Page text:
Petra, Jordan, by Candlelight. If the gorgeous rock colors are dazzling during the day, imagine more than 1,500 candles flickering in the ancient city, through the Siq to the Treasury where Bedouin music is playing. Photo #1 by Paul Stocker

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Mystical, Magical & Magnificent Monasteries in Meteora (20 Pics)

February 23rd, 2011 Permalink

In Meteora, Greece, six magnificent monasteries still exist, precariously perched atop 1,300 feet high sandstone pinnacles. Hermit monks constructed the first monastery before nuns came to build too. Access to each monastery was crazy, a leap of faith, climbing rocks, and ladders lashed together or large nets until the ropes would break. The bizarre but beautiful monasteries of Meteora are centuries old and isted by UNESCO World Heritage. We love these 20 pics of Meteora.

Meteora Greece

The caves in Meteora, Greece, had inhabitants for fifty millennia, but due to raids, “hermit monks” moved to the safety of sandstone rock pinnacles in the 9th century and began building monasteries. More monks and nuns came, building more monasteries perched high upon the cliffs. Wikipedia reports, “Access to the monasteries was originally (and deliberately) difficult, requiring either long ladders lashed together or large nets used to haul up both goods and people. This required quite a leap of faith — the ropes were replaced, so the story goes, only ‘when the Lord let them break.'” UNESCO World Heritage says, “The net in which intrepid pilgrims were hoisted up vertically alongside the 1,224 ft. cliff where the Varlaam monastery dominates the valley symbolizes the fragility of a traditional way of life that is threatened with extinction.” Photo #1 by Vaggelis Vlahos

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17 Tremendous Terraced Rice Fields

February 17th, 2011 Permalink

Like rice? Rice is a staple in many countries. Terraced paddy fields are very common in rice farming where the land is hilly or mountainous.
Terraced rice fields helps to decrease erosion and work well for rice crops which need to be grown in a flooded area. Terraced paddy fields are built into steep hillsides by intense physical labor, sometimes by using a water buffalo to help in the wetlands. While terraced rice fields are a common sight in third-world countries, it is an uncommon sight for many of us. We loved these pics – 17 Tremendous Terraced Rice Fields.

Terrace rice fields in Yunnan Province, China

Terrace rice fields in Yunnan Province, China. Photo #1 by Jialiang Gao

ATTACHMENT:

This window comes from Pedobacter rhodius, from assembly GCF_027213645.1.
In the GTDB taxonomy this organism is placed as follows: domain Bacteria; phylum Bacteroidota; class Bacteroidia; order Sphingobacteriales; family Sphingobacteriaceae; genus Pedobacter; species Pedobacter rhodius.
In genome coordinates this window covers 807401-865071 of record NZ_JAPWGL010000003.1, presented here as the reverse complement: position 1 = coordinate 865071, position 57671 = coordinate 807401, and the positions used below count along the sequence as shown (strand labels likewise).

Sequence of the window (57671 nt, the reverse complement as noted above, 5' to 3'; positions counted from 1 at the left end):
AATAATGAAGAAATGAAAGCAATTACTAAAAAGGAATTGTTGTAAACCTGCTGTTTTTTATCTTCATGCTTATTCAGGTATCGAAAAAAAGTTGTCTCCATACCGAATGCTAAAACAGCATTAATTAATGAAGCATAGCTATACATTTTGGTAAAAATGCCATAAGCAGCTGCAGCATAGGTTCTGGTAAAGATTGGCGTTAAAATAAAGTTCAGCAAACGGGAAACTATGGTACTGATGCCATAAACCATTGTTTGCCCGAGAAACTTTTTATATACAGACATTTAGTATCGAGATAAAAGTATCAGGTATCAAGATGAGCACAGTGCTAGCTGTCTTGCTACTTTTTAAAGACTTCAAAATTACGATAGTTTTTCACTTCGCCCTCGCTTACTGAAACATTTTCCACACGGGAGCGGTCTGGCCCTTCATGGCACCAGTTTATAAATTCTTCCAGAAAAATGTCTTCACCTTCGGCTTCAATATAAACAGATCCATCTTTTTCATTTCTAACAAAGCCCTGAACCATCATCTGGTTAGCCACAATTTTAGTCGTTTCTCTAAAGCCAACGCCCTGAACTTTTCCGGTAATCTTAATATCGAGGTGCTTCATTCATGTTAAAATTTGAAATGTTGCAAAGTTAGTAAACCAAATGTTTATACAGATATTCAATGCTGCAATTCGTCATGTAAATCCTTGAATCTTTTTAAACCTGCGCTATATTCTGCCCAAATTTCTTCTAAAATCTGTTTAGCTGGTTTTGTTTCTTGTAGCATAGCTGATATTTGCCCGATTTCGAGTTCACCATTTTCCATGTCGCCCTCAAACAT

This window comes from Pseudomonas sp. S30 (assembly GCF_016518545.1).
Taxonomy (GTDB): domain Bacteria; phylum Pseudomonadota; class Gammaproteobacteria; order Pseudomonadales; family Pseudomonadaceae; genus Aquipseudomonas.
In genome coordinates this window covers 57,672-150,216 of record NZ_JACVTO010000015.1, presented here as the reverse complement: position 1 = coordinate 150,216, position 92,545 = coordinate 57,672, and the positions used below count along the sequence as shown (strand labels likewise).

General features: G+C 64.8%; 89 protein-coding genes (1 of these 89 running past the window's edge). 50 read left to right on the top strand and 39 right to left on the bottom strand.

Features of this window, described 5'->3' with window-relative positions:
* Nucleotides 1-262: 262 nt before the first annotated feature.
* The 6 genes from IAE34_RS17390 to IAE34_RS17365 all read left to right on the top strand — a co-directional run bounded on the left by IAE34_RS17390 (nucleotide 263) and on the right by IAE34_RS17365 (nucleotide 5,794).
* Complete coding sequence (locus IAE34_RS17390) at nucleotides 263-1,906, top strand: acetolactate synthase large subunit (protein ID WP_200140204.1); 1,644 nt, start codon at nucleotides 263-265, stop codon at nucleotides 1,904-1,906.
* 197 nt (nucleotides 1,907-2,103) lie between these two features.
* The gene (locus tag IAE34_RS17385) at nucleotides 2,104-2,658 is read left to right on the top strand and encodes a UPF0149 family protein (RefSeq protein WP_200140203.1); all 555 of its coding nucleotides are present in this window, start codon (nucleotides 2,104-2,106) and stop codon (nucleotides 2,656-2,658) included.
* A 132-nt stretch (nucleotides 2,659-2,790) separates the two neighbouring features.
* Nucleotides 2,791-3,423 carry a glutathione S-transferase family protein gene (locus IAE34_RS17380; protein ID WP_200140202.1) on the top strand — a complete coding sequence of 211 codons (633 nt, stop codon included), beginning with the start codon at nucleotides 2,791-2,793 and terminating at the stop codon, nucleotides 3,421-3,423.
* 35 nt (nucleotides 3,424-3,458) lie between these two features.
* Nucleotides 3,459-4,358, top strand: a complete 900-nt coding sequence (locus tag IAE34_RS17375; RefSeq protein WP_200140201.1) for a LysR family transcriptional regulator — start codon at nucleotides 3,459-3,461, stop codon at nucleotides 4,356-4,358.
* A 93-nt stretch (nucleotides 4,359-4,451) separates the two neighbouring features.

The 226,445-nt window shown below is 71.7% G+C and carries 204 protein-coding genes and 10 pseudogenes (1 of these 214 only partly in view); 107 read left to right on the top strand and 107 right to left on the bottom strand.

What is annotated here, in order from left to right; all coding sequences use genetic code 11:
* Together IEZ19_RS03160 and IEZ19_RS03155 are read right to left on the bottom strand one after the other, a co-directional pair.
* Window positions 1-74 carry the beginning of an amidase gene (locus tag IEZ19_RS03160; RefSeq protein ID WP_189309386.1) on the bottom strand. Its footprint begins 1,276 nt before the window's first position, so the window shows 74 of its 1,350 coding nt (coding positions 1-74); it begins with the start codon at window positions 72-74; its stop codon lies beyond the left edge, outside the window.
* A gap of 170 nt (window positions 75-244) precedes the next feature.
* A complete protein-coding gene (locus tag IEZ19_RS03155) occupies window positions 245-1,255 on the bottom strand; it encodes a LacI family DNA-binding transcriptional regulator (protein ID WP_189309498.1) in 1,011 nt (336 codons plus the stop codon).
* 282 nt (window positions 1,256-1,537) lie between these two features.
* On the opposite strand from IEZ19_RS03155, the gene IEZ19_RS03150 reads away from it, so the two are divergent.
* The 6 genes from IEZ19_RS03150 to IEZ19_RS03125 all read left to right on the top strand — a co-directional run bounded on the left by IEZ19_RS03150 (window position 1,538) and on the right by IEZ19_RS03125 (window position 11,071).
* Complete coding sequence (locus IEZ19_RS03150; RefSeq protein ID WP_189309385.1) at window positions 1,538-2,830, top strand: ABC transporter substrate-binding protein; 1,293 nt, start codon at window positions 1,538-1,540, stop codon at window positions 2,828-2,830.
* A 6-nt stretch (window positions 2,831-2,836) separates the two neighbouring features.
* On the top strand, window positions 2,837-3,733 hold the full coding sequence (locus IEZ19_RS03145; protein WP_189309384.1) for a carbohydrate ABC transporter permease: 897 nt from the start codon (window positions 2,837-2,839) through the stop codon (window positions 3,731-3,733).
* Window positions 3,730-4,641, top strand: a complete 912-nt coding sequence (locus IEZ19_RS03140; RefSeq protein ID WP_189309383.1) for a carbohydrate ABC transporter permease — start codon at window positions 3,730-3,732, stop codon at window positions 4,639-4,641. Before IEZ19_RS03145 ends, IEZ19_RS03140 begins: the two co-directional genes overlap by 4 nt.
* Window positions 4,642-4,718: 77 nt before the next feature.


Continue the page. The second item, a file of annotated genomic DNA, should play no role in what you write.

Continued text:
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The Champagne Pool = New Zealand’s Stunning Geothermal Wai-O-Tapu Wonderland

February 12th, 2011 Permalink

This geothermal pool, called The Champagne Pool in New Zealand is lovely, perhaps romantic? The water bubbles much like a bubbly glass of champagne from which it gets its name. But before you take a dip, you might like to know it’s hot — over 160 °F and the colors, well . . . some of them come from arsenic and sulfide deposits. It was formed by a hydrothermal eruption 900 years ago. It’s in a crater with a diameter of about 213 feet; the geothermal pool is 230 feet deep. These sacred waters are the most colorful geothermal area in the New Zealand. It’s known as the Champagne Pool at the Artist’s Palette at the Wai-o-tapu Thermal Wonderland. We love these pics!

Famous geothermal pool Waiotapu, New Zealand - The Champagne Pool

Famous geothermal pool Waiotapu, New Zealand – The Champagne Pool. Photo #1 by Christopher Schoenbohm

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12 Gorgeous Sites to See in Australia

February 11th, 2011 Permalink

Australia – Wow! It’s gorgeous. It’s also been hit with more than its share of adverse weather recently. We would still love to go visit Down Under. It’s a nature lover’s paradise. We love these pics!

Admiral's Arch - Kangaroo Island, South Australia - Flinders Chase National Park

Admiral’s Arch – Kangaroo Island, South Australia – Flinders Chase National Park. Photo #1 by `◄ccdoh1►

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Double Rainbow Over Castle Geyser

Steam phase eruption of Castle Geyser shows a double rainbow at Yellowstone National Park. Photo by Mila Zinkova